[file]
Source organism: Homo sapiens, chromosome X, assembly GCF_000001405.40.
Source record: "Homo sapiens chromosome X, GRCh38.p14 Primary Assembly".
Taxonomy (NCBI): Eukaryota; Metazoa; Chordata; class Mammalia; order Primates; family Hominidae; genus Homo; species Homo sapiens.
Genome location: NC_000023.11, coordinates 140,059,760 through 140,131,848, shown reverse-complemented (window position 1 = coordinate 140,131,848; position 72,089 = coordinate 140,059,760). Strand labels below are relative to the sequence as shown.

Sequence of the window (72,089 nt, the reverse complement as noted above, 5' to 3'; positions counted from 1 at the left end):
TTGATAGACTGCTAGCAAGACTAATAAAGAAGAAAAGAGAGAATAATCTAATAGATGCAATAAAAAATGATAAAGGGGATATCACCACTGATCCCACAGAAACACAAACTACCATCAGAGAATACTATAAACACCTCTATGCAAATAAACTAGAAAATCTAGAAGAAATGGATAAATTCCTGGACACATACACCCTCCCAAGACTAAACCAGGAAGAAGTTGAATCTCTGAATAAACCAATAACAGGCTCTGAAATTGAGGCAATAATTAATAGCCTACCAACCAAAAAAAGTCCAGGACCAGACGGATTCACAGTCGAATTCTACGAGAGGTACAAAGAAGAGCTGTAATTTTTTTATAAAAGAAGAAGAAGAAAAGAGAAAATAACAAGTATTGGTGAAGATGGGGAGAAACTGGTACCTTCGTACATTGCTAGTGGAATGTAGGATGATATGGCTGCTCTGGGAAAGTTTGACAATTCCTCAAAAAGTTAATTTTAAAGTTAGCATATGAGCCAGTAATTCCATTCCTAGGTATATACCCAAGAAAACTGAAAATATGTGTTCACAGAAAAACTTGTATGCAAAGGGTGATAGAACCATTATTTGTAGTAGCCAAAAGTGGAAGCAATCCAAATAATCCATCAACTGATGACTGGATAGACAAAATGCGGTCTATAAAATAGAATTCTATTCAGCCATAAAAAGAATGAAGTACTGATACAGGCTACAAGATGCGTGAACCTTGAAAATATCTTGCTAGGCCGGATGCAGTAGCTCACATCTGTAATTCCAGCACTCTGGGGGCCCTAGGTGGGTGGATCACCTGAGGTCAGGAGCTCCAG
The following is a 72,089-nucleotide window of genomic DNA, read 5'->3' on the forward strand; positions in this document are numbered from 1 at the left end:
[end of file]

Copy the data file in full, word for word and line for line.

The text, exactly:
Source organism: Homo sapiens, chromosome X, assembly GCF_000001405.40.
Source record: "Homo sapiens chromosome X, GRCh38.p14 Primary Assembly".
Taxonomy (NCBI): Eukaryota; Metazoa; Chordata; class Mammalia; order Primates; family Hominidae; genus Homo; species Homo sapiens.
Genome location: NC_000023.11, coordinates 140,059,760 through 140,131,848, shown reverse-complemented (window position 1 = coordinate 140,131,848; position 72,089 = coordinate 140,059,760). Strand labels below are relative to the sequence as shown.

Sequence of the window (72,089 nt, the reverse complement as noted above, 5' to 3'; positions counted from 1 at the left end):
TTGATAGACTGCTAGCAAGACTAATAAAGAAGAAAAGAGAGAATAATCTAATAGATGCAATAAAAAATGATAAAGGGGATATCACCACTGATCCCACAGAAACACAAACTACCATCAGAGAATACTATAAACACCTCTATGCAAATAAACTAGAAAATCTAGAAGAAATGGATAAATTCCTGGACACATACACCCTCCCAAGACTAAACCAGGAAGAAGTTGAATCTCTGAATAAACCAATAACAGGCTCTGAAATTGAGGCAATAATTAATAGCCTACCAACCAAAAAAAGTCCAGGACCAGACGGATTCACAGTCGAATTCTACGAGAGGTACAAAGAAGAGCTGTAATTTTTTTATAAAAGAAGAAGAAGAAAAGAGAAAATAACAAGTATTGGTGAAGATGGGGAGAAACTGGTACCTTCGTACATTGCTAGTGGAATGTAGGATGATATGGCTGCTCTGGGAAAGTTTGACAATTCCTCAAAAAGTTAATTTTAAAGTTAGCATATGAGCCAGTAATTCCATTCCTAGGTATATACCCAAGAAAACTGAAAATATGTGTTCACAGAAAAACTTGTATGCAAAGGGTGATAGAACCATTATTTGTAGTAGCCAAAAGTGGAAGCAATCCAAATAATCCATCAACTGATGACTGGATAGACAAAATGCGGTCTATAAAATAGAATTCTATTCAGCCATAAAAAGAATGAAGTACTGATACAGGCTACAAGATGCGTGAACCTTGAAAATATCTTGCTAGGCCGGATGCAGTAGCTCACATCTGTAATTCCAGCACTCTGGGGGCCCTAGGTGGGTGGATCACCTGAGGTCAGGAGCTCCAG
The following is a 72,089-nucleotide window of genomic DNA, read 5'->3' on the forward strand; positions in this document are numbered from 1 at the left end: